When Mr. Summers, who is in charge of running the annual lottery, asks for a member of the Watson family to come and draw a ticket, a tall boy steps forward. The boy says that he will be drawing the ticket for the Watson family this year. He seems to be nervous and is cheered on by members of the crowd. Indeed, from the crowd we hear one person shout, "Good fellow, Jack," and another shout, "Glad to see your mother's got a man to do it."
The implication here is that Mrs. Watson's husband is not present at this year's lottery because he won the lottery last year, and, like all supposed winners, was promptly stoned to death. This would explain why the crowd seems to be so sympathetic and so encouraging to the Watson boy. They appreciate that the boy has lost his father. They also appreciate that the boy must be rather anxious about taking his father's place this year, given that he saw what happened when his father drew the winning ticket last year.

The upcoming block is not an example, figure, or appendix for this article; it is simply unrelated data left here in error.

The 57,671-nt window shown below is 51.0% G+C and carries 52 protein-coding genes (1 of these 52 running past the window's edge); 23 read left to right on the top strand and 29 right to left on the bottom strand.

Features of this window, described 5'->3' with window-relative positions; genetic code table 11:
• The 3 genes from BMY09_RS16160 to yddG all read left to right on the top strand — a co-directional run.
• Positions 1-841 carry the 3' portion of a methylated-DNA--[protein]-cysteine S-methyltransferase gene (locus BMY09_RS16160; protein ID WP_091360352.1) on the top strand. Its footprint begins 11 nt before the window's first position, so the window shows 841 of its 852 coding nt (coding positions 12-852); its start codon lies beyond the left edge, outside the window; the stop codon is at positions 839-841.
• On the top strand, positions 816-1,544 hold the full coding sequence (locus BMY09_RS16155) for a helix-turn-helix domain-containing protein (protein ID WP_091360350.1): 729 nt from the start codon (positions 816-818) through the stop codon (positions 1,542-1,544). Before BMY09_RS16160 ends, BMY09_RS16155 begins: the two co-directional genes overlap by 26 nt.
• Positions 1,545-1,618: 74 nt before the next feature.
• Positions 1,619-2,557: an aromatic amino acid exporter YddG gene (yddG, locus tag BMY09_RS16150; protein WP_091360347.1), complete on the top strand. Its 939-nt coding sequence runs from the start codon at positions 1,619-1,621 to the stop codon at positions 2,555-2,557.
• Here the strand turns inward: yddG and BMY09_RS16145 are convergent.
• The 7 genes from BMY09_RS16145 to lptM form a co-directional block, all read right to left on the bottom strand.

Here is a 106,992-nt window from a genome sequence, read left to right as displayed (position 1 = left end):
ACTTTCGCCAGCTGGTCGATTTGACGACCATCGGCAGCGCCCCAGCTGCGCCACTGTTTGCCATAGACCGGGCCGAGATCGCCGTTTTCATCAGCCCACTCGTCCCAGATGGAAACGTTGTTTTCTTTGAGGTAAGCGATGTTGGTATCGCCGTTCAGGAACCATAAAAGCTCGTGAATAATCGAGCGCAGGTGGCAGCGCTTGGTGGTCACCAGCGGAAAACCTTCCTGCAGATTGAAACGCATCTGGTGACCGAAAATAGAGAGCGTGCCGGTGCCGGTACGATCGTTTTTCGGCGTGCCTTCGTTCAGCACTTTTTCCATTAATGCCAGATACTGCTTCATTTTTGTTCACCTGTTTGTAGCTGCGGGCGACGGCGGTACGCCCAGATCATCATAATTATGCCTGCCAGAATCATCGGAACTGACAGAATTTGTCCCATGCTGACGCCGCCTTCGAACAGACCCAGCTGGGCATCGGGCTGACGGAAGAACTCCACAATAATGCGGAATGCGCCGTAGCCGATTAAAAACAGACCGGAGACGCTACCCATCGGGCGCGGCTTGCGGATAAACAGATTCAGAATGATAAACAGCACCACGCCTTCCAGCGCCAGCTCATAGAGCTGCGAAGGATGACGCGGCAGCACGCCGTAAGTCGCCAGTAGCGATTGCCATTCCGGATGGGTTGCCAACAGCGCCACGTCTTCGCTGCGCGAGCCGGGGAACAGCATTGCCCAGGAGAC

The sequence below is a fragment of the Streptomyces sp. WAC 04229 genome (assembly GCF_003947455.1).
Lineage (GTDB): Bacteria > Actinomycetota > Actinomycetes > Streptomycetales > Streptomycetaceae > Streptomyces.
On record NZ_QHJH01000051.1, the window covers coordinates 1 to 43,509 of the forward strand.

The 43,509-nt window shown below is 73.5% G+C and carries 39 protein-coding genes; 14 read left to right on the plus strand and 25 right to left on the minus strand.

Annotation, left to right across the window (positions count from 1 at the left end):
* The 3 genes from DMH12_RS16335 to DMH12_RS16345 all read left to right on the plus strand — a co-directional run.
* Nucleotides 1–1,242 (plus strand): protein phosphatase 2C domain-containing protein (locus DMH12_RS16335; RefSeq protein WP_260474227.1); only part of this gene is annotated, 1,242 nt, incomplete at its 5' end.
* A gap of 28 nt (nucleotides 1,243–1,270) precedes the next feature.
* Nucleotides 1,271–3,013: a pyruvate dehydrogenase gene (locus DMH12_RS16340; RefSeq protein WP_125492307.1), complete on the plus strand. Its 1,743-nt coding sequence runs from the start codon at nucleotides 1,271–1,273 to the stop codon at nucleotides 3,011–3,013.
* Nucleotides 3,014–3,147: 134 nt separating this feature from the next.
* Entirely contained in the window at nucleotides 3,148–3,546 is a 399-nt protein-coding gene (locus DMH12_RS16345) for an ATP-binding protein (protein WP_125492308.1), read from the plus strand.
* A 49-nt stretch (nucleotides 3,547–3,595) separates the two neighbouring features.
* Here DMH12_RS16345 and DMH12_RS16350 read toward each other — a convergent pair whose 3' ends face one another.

When one of the crowd shouts out, "Glad to see your mother's got a man to do it," we might infer that this crowd member is glad that Mrs. Watson has found, in her son, a man to take the place of her husband. This in turn suggests that the husband was recently alive, compounding the impression that he was killed as the winner of the previous year's lottery.